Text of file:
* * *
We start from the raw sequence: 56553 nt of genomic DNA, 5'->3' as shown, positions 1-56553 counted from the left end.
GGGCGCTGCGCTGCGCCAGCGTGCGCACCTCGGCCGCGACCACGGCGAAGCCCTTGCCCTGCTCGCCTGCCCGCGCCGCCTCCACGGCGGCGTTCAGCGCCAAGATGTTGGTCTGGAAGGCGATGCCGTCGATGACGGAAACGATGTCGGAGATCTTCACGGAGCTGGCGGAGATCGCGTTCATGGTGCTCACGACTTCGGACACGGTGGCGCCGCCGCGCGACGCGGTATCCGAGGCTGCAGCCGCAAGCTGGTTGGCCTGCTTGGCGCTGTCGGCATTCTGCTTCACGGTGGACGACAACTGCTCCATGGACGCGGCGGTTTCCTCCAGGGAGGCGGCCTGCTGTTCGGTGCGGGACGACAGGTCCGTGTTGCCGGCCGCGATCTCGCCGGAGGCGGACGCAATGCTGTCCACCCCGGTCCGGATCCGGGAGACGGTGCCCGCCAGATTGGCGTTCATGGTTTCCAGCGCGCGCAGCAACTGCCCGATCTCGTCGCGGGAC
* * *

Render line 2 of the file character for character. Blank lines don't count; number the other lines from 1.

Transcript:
GGGCGCTGCGCTGCGCCAGCGTGCGCACCTCGGCCGCGACCACGGCGAAGCCCTTGCCCTGCTCGCCTGCCCGCGCCGCCTCCACGGCGGCGTTCAGCGCCAAGATGTTGGTCTGGAAGGCGATGCCGTCGATGACGGAAACGATGTCGGAGATCTTCACGGAGCTGGCGGAGATCGCGTTCATGGTGCTCACGACTTCGGACACGGTGGCGCCGCCGCGCGACGCGGTATCCGAGGCTGCAGCCGCAAGCTGGTTGGCCTGCTTGGCGCTGTCGGCATTCTGCTTCACGGTGGACGACAACTGCTCCATGGACGCGGCGGTTTCCTCCAGGGAGGCGGCCTGCTGTTCGGTGCGGGACGACAGGTCCGTGTTGCCGGCCGCGATCTCGCCGGAGGCGGACGCAATGCTGTCCACCCCGGTCCGGATCCGGGAGACGGTGCCCGCCAGATTGGCGTTCATGGTTTCCAGCGCGCGCAGCAACTGCCCGATCTCGTCGCGGGAC